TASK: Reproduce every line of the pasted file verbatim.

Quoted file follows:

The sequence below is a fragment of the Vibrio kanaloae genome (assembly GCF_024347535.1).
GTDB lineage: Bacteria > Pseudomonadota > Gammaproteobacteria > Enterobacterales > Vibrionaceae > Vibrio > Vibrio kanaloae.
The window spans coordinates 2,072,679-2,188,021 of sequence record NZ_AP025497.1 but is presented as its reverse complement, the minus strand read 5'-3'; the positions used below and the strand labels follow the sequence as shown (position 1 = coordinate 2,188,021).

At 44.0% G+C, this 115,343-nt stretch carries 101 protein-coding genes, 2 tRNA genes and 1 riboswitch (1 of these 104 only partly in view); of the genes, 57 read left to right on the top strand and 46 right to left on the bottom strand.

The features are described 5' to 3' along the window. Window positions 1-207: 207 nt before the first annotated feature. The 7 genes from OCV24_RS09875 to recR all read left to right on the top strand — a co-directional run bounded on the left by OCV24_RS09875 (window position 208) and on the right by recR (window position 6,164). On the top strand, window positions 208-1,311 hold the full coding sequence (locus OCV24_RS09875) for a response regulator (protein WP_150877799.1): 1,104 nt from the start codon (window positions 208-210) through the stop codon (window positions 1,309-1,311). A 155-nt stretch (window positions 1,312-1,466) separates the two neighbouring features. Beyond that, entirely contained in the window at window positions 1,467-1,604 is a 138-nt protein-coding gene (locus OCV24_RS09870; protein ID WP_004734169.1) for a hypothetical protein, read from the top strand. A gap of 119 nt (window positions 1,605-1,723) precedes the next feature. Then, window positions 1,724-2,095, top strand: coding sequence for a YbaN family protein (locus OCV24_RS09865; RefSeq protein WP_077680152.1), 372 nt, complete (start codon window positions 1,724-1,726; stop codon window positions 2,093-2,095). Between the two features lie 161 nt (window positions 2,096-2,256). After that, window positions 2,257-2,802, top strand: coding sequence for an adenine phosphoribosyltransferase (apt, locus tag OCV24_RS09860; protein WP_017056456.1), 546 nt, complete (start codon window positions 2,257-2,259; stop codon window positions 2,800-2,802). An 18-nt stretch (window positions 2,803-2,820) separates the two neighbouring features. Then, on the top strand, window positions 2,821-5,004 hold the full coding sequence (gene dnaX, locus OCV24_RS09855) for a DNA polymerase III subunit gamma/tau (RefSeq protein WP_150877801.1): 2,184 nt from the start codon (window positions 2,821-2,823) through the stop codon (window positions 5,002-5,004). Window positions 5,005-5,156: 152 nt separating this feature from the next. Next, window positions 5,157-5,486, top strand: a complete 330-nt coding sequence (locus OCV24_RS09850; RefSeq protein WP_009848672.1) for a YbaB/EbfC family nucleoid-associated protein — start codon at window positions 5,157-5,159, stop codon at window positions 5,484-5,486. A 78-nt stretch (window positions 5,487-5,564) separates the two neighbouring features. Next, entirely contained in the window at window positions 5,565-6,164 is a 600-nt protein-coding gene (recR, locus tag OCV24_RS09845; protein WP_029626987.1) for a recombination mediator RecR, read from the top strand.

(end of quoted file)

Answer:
The sequence below is a fragment of the Vibrio kanaloae genome (assembly GCF_024347535.1).
GTDB lineage: Bacteria > Pseudomonadota > Gammaproteobacteria > Enterobacterales > Vibrionaceae > Vibrio > Vibrio kanaloae.
The window spans coordinates 2,072,679-2,188,021 of sequence record NZ_AP025497.1 but is presented as its reverse complement, the minus strand read 5'-3'; the positions used below and the strand labels follow the sequence as shown (position 1 = coordinate 2,188,021).

At 44.0% G+C, this 115,343-nt stretch carries 101 protein-coding genes, 2 tRNA genes and 1 riboswitch (1 of these 104 only partly in view); of the genes, 57 read left to right on the top strand and 46 right to left on the bottom strand.

The features are described 5' to 3' along the window. Window positions 1-207: 207 nt before the first annotated feature. The 7 genes from OCV24_RS09875 to recR all read left to right on the top strand — a co-directional run bounded on the left by OCV24_RS09875 (window position 208) and on the right by recR (window position 6,164). On the top strand, window positions 208-1,311 hold the full coding sequence (locus OCV24_RS09875) for a response regulator (protein WP_150877799.1): 1,104 nt from the start codon (window positions 208-210) through the stop codon (window positions 1,309-1,311). A 155-nt stretch (window positions 1,312-1,466) separates the two neighbouring features. Beyond that, entirely contained in the window at window positions 1,467-1,604 is a 138-nt protein-coding gene (locus OCV24_RS09870; protein ID WP_004734169.1) for a hypothetical protein, read from the top strand. A gap of 119 nt (window positions 1,605-1,723) precedes the next feature. Then, window positions 1,724-2,095, top strand: coding sequence for a YbaN family protein (locus OCV24_RS09865; RefSeq protein WP_077680152.1), 372 nt, complete (start codon window positions 1,724-1,726; stop codon window positions 2,093-2,095). Between the two features lie 161 nt (window positions 2,096-2,256). After that, window positions 2,257-2,802, top strand: coding sequence for an adenine phosphoribosyltransferase (apt, locus tag OCV24_RS09860; protein WP_017056456.1), 546 nt, complete (start codon window positions 2,257-2,259; stop codon window positions 2,800-2,802). An 18-nt stretch (window positions 2,803-2,820) separates the two neighbouring features. Then, on the top strand, window positions 2,821-5,004 hold the full coding sequence (gene dnaX, locus OCV24_RS09855) for a DNA polymerase III subunit gamma/tau (RefSeq protein WP_150877801.1): 2,184 nt from the start codon (window positions 2,821-2,823) through the stop codon (window positions 5,002-5,004). Window positions 5,005-5,156: 152 nt separating this feature from the next. Next, window positions 5,157-5,486, top strand: a complete 330-nt coding sequence (locus OCV24_RS09850; RefSeq protein WP_009848672.1) for a YbaB/EbfC family nucleoid-associated protein — start codon at window positions 5,157-5,159, stop codon at window positions 5,484-5,486. A 78-nt stretch (window positions 5,487-5,564) separates the two neighbouring features. Next, entirely contained in the window at window positions 5,565-6,164 is a 600-nt protein-coding gene (recR, locus tag OCV24_RS09845; protein WP_029626987.1) for a recombination mediator RecR, read from the top strand.